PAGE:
Act II’s vision scene introduced a ballet blanc – the women in white tutus making steps, poses, and movement sequences typical of the best of Pepita, the original choreographer. This is a showcase not only for the tight corps de ballet but also for Rachel Foster as Cupid and the Queen of the Dryads, Sarah Ricard Orza, with a principal variation done by the dancer who plays Kitri, but seen here as part of the Don’s vision. PNB School children filled out the, literally, smaller corps with nice balonnés sautés, skips, and kneeling poses.

The set for this scene was striking in its uniqueness – an overhang of hundreds of ribbons giving the stage a grotto appearance and a sense of, to me, Art Deco. Everyone loved it.

Foster’s speed and control as the spritely Cupid were impressive and exhilarating – a solo which combined and contrasted this speed with sudden “freezes” into a pose or balance. As the Queen of the Dryads, Orza’s freshness and elegance of line and control have rarely been more evident.

The Mercedes of Maria Chapman and her toreador, Espada – Batkhurel Bold were big, fiery and sharp, sharp, sharp and well paired. Chapman has elevation to rival that of the men and her initial saut de chat á la seconde that introduces her first variation was so high and flat in second as to take one’s breath away. Bold has strength and presence to spare and it was clear he was enjoying himself throughout the evening – a pleasure for the audience to enjoy.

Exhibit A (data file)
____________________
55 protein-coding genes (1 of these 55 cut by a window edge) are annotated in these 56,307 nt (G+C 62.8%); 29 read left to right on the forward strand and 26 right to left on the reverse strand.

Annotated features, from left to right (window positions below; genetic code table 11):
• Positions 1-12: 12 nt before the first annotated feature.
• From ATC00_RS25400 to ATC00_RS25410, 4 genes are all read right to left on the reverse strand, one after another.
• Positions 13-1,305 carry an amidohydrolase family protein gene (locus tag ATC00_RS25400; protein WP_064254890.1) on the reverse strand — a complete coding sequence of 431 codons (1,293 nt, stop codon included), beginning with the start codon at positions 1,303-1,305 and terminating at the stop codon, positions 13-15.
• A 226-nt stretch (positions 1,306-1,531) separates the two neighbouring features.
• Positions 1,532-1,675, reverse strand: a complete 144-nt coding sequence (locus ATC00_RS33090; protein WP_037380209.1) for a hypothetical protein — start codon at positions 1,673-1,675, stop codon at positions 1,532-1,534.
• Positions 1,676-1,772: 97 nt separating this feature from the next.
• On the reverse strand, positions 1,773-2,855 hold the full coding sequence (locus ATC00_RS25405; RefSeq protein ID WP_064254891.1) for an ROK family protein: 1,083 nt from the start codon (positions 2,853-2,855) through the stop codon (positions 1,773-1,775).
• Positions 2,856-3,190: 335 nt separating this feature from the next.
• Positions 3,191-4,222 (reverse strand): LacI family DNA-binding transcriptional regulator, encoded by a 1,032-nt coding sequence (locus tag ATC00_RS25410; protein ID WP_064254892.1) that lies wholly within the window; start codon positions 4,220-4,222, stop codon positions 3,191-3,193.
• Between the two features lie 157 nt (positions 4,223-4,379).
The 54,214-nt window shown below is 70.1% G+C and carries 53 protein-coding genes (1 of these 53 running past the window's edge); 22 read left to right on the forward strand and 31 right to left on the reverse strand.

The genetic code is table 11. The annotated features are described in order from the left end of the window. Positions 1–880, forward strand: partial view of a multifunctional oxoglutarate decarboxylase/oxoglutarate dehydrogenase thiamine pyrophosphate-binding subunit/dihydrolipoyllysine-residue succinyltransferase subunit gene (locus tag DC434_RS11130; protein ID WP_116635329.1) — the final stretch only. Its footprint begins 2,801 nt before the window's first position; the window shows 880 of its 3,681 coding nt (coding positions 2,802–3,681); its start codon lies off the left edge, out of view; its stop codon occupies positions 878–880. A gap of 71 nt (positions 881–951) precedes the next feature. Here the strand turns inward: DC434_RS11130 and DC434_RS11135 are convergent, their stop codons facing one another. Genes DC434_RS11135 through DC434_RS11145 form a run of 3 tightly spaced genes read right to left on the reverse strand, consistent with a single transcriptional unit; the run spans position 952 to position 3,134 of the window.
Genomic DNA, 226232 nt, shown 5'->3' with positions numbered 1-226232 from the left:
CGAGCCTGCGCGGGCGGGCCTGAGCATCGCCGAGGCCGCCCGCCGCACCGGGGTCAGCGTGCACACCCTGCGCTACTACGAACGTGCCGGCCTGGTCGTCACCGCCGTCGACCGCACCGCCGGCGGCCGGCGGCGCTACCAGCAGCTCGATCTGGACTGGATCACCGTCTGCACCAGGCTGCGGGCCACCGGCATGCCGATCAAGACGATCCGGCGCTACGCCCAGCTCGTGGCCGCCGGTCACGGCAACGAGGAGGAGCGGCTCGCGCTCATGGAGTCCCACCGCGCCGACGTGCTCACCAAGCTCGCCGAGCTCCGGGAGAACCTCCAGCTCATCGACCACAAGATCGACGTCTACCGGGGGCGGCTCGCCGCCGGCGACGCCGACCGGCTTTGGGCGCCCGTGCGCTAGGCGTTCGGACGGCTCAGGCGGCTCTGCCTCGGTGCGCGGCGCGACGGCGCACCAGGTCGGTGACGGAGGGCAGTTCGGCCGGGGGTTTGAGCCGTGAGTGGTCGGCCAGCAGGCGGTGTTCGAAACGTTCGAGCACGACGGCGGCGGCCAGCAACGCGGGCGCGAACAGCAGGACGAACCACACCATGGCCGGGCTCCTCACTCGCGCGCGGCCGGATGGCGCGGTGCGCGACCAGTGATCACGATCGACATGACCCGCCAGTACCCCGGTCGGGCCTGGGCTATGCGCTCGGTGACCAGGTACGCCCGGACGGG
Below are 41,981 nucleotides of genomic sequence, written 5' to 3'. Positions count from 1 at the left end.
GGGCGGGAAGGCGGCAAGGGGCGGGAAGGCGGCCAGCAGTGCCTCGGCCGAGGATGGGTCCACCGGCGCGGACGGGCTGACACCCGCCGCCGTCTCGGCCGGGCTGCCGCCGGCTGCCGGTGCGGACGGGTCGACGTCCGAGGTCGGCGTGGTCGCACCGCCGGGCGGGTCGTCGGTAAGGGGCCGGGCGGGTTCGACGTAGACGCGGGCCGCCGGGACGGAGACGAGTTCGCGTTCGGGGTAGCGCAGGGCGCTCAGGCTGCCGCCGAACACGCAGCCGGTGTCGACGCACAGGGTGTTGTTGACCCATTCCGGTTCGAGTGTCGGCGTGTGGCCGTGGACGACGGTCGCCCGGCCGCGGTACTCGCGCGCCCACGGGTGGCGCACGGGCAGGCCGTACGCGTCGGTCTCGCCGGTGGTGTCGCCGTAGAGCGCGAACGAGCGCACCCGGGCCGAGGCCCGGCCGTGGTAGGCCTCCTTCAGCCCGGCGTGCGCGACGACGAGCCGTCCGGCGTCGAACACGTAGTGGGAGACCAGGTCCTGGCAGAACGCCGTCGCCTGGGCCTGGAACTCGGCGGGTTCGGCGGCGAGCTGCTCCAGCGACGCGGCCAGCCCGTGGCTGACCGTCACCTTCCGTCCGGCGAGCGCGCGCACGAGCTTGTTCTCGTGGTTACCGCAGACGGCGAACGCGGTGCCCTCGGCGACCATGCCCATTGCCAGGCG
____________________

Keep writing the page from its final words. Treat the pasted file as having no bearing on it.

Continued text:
Music Director and Conductor Emil de Cou lead the mighty PNB Orchestra through the bouncy mostly Minkus score with a sensitive eye and ear, supporting the dancers and moving the music forward.

Blessed with a happy ending – which we all need and appreciate in these times, “Don Quixote” was the right mid-Winter elixir of sunshine, shadow, and elevated dancing and values that had and has me and my mates inspired and all declaring we each wanted “...to be in it!” When this is true, you know you have a genuine hit on your hands.

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Dean Speer
ballet@u.washington.edu


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 Post subject: Re: Pacific Northwest Ballet: Don Quixote (February 2012)
PostPosted: Tue Feb 07, 2012 1:18 pm